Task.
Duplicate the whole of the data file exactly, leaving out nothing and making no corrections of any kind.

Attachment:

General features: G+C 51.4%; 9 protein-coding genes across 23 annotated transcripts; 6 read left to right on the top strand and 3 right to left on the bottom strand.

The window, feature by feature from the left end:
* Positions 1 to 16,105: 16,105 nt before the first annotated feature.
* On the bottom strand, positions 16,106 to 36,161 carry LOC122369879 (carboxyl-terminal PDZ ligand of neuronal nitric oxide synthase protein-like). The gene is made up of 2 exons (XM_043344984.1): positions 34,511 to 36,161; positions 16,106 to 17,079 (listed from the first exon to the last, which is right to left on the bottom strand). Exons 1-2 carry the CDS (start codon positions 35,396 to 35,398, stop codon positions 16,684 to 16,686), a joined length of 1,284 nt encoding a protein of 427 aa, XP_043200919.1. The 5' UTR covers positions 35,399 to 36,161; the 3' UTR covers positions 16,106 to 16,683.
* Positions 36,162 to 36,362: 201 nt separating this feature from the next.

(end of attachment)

General features: G+C 51.4%; 9 protein-coding genes across 23 annotated transcripts; 6 read left to right on the top strand and 3 right to left on the bottom strand.

The window, feature by feature from the left end:
* Positions 1 to 16,105: 16,105 nt before the first annotated feature.
* On the bottom strand, positions 16,106 to 36,161 carry LOC122369879 (carboxyl-terminal PDZ ligand of neuronal nitric oxide synthase protein-like). The gene is made up of 2 exons (XM_043344984.1): positions 34,511 to 36,161; positions 16,106 to 17,079 (listed from the first exon to the last, which is right to left on the bottom strand). Exons 1-2 carry the CDS (start codon positions 35,396 to 35,398, stop codon positions 16,684 to 16,686), a joined length of 1,284 nt encoding a protein of 427 aa, XP_043200919.1. The 5' UTR covers positions 35,399 to 36,161; the 3' UTR covers positions 16,106 to 16,683.
* Positions 36,162 to 36,362: 201 nt separating this feature from the next.